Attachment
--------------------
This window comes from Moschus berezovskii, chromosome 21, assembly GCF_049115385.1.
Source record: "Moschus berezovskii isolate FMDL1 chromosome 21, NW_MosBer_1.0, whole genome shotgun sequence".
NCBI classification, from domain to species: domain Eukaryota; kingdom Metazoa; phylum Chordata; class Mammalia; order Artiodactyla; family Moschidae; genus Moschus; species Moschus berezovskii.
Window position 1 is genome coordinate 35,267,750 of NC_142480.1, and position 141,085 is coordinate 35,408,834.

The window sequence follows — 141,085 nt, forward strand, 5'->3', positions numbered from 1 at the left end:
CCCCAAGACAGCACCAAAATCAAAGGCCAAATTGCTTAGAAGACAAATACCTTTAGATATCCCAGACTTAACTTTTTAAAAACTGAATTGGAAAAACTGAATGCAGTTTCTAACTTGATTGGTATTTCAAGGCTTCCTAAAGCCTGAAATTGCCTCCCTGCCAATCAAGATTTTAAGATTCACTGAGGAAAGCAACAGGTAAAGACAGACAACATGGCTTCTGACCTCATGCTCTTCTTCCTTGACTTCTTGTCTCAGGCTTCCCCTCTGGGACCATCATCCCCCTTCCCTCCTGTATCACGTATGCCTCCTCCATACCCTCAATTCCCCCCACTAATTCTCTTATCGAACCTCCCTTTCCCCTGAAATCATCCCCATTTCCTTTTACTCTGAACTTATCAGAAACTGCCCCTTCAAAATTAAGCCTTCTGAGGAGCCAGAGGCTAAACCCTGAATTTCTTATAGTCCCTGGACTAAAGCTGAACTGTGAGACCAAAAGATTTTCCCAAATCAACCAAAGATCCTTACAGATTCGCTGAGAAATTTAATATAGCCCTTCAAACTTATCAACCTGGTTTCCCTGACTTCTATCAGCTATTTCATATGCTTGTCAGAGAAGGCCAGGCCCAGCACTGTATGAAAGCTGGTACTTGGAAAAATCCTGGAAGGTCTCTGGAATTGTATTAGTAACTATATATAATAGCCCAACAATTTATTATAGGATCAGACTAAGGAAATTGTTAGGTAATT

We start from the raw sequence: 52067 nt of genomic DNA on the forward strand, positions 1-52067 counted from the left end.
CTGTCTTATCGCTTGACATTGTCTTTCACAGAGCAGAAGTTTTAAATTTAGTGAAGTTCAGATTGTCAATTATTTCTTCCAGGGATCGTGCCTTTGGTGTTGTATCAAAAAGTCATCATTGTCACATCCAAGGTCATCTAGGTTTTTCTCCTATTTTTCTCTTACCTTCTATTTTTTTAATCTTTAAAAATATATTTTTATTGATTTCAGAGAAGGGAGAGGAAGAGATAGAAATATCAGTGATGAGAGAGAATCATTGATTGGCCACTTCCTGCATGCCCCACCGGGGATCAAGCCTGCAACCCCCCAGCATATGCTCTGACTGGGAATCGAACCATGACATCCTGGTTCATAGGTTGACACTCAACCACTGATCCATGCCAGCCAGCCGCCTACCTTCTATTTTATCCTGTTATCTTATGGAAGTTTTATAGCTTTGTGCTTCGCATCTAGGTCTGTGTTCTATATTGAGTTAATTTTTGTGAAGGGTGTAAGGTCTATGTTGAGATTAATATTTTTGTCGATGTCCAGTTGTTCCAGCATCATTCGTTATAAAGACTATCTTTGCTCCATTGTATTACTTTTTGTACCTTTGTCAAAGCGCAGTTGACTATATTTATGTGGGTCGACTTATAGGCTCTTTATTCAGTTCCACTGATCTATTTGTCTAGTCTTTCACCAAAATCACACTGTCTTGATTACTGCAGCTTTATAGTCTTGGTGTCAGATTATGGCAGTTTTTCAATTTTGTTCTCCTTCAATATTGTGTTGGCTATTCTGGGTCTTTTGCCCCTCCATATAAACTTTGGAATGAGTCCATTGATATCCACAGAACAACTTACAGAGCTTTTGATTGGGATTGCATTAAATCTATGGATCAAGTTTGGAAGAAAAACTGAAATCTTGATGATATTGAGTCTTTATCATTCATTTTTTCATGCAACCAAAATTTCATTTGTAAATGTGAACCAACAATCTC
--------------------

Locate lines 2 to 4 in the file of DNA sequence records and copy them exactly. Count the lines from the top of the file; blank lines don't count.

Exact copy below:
Source record: "Moschus berezovskii isolate FMDL1 chromosome 21, NW_MosBer_1.0, whole genome shotgun sequence".
NCBI classification, from domain to species: domain Eukaryota; kingdom Metazoa; phylum Chordata; class Mammalia; order Artiodactyla; family Moschidae; genus Moschus; species Moschus berezovskii.
Window position 1 is genome coordinate 35,267,750 of NC_142480.1, and position 141,085 is coordinate 35,408,834.